Many times you are forced to add the backing field to your class and write the property methods as usual.

In the C# 10 new features, there is a new backdoor with the field keyword, which exposes the automatically created backing field 👇

The cleaning code looks very good, very simple and almost declarative. The best part is that you can use the field keyword to access the backing field in any process, be it set, init, or get.

Let’s see how a property would be valid in an ordinary class 👇

Now you can use an autoimplemented property and field 👇

This is as long as there is no need to change the data type, as there is no need to declare the backing field.

Objects initialization

One of the goals the C# team is focussing on, is making initialisation of objects easier. That is why it will be possible to flag properties of a class, struct, record or record struct as required. It makes those properties mandatory to fill in.

Lets see 👇

This can be done via a constructor, or this can be done with object initialisation. The two class definitions below are equivalent. If you write it with the required keyword, you cannot instantiate the Person without setting the Name property.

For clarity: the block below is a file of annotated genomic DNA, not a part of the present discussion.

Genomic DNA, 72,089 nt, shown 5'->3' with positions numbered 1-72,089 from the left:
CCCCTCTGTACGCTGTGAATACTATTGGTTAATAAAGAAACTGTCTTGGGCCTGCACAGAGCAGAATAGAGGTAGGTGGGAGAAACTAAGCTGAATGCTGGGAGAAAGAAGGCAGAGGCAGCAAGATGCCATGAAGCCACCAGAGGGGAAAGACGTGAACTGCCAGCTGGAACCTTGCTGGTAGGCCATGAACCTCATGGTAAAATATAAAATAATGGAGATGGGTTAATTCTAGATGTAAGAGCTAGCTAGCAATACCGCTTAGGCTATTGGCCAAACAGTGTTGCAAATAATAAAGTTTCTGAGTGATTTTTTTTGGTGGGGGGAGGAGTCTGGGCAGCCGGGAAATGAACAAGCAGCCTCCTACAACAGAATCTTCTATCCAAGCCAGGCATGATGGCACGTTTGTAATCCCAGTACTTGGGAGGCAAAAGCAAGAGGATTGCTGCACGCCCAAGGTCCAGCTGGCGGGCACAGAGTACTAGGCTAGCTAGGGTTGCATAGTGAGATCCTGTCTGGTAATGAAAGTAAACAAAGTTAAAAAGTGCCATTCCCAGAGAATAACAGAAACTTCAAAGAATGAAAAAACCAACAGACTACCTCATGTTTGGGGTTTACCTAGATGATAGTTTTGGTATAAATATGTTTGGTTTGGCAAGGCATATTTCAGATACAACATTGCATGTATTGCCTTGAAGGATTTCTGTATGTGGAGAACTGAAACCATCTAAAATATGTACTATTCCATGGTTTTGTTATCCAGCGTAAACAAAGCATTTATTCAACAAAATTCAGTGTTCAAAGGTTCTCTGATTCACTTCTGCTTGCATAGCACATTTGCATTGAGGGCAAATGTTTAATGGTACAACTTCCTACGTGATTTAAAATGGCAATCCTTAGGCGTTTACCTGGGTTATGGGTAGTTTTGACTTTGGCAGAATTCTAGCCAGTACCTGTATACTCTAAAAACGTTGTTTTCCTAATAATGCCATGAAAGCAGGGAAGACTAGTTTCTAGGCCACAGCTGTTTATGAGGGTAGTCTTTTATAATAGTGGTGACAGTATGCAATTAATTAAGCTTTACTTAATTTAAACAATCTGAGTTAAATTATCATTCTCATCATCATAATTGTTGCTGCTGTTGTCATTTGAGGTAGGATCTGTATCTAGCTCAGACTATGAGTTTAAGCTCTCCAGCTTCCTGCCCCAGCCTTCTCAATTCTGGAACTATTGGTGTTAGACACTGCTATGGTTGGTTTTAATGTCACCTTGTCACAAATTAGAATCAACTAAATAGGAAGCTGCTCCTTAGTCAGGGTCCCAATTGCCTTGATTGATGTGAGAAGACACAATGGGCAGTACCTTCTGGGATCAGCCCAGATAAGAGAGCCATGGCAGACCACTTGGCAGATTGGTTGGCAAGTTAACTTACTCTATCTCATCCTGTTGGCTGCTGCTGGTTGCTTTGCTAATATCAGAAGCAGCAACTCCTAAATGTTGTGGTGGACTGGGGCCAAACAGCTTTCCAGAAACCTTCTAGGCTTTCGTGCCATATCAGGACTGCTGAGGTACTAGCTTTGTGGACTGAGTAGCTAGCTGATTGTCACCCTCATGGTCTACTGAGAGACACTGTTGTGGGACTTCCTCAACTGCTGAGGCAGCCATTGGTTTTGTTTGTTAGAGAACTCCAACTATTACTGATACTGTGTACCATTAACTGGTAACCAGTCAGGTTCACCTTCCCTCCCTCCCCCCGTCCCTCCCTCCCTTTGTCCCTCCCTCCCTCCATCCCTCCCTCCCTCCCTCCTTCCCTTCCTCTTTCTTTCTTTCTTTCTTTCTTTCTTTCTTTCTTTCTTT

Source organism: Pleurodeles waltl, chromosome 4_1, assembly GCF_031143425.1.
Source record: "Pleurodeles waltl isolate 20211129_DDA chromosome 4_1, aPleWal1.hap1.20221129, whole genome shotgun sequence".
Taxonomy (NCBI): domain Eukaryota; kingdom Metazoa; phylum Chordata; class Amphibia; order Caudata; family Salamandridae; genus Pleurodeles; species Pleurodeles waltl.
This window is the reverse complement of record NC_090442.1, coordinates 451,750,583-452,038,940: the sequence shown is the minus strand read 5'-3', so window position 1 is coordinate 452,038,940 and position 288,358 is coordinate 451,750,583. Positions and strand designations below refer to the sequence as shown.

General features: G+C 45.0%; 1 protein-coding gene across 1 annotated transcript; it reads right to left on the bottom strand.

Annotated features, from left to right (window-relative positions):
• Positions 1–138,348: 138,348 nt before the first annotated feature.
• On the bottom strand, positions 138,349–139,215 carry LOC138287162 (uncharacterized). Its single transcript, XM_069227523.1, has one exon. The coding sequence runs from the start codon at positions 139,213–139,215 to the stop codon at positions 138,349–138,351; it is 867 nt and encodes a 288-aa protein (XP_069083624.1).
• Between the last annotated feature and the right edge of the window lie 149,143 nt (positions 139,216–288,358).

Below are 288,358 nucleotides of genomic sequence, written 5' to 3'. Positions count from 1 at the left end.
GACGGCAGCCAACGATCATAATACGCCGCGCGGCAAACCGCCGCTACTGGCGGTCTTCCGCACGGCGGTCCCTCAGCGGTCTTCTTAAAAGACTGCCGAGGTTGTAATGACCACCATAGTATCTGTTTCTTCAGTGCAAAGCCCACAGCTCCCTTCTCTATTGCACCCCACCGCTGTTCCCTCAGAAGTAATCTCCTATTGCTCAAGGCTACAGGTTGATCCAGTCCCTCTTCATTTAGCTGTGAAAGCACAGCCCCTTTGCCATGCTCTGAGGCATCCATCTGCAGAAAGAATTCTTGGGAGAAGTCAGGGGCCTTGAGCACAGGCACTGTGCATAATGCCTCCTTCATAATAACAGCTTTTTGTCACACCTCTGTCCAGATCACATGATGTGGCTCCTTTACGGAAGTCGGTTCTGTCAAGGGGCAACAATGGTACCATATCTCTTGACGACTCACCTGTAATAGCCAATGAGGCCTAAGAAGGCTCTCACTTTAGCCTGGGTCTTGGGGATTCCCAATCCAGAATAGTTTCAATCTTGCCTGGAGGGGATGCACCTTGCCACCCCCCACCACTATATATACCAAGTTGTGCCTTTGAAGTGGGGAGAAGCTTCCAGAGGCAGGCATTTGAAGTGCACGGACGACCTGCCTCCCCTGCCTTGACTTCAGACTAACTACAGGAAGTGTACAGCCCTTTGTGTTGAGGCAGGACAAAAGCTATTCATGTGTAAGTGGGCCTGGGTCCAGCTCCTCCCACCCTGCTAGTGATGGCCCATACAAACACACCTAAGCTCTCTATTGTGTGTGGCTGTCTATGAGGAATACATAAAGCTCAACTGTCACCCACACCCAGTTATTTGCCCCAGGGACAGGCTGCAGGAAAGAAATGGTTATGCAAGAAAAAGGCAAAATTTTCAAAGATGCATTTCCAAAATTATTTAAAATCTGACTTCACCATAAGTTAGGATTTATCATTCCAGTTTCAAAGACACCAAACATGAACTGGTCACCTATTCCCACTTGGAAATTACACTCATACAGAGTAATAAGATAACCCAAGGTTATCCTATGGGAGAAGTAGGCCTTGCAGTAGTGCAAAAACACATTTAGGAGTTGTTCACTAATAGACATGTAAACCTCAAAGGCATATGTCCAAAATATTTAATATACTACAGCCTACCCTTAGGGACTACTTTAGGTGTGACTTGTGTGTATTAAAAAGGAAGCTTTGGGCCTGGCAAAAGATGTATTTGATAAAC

The compiler will throw errors and fail to compile 👇

To further improve properties, it will be possible to get rid of backing fields alltogether. The new keyword field will provide access to said backing field.

This will be available for both setters as init only properties.

There will be a few nifty little enhancements in the next version as well. One is that the with operator will support anonymous types as well.

File-level namespaces

All of us when we started programming in C# we have created a “Hello World” application. Knowing this we also know that C# uses a block structure for namespaces.